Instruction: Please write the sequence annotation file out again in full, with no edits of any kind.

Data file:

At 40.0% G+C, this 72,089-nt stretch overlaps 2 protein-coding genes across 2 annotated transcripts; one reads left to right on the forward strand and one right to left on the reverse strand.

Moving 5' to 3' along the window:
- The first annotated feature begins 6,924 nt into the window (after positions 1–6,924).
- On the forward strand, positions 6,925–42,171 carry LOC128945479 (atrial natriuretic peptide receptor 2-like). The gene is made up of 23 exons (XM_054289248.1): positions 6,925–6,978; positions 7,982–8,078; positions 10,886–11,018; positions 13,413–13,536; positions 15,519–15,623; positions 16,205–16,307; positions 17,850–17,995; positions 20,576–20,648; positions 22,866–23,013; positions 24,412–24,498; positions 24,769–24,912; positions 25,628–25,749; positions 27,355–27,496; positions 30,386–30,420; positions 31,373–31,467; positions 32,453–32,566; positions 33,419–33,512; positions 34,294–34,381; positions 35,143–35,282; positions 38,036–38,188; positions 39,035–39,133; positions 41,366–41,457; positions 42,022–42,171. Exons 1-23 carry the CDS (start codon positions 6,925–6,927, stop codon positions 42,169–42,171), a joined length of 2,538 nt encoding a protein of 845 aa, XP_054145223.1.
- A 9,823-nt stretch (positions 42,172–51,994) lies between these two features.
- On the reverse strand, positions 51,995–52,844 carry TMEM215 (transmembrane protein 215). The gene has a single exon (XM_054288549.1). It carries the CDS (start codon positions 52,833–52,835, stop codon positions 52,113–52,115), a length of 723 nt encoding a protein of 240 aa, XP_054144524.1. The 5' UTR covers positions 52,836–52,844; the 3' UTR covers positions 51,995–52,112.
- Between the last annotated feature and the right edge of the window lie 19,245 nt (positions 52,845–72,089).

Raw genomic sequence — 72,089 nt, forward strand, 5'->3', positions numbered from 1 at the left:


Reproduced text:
At 40.0% G+C, this 72,089-nt stretch overlaps 2 protein-coding genes across 2 annotated transcripts; one reads left to right on the forward strand and one right to left on the reverse strand.

Moving 5' to 3' along the window:
- The first annotated feature begins 6,924 nt into the window (after positions 1–6,924).
- On the forward strand, positions 6,925–42,171 carry LOC128945479 (atrial natriuretic peptide receptor 2-like). The gene is made up of 23 exons (XM_054289248.1): positions 6,925–6,978; positions 7,982–8,078; positions 10,886–11,018; positions 13,413–13,536; positions 15,519–15,623; positions 16,205–16,307; positions 17,850–17,995; positions 20,576–20,648; positions 22,866–23,013; positions 24,412–24,498; positions 24,769–24,912; positions 25,628–25,749; positions 27,355–27,496; positions 30,386–30,420; positions 31,373–31,467; positions 32,453–32,566; positions 33,419–33,512; positions 34,294–34,381; positions 35,143–35,282; positions 38,036–38,188; positions 39,035–39,133; positions 41,366–41,457; positions 42,022–42,171. Exons 1-23 carry the CDS (start codon positions 6,925–6,927, stop codon positions 42,169–42,171), a joined length of 2,538 nt encoding a protein of 845 aa, XP_054145223.1.
- A 9,823-nt stretch (positions 42,172–51,994) lies between these two features.
- On the reverse strand, positions 51,995–52,844 carry TMEM215 (transmembrane protein 215). The gene has a single exon (XM_054288549.1). It carries the CDS (start codon positions 52,833–52,835, stop codon positions 52,113–52,115), a length of 723 nt encoding a protein of 240 aa, XP_054144524.1. The 5' UTR covers positions 52,836–52,844; the 3' UTR covers positions 51,995–52,112.
- Between the last annotated feature and the right edge of the window lie 19,245 nt (positions 52,845–72,089).

Raw genomic sequence — 72,089 nt, forward strand, 5'->3', positions numbered from 1 at the left: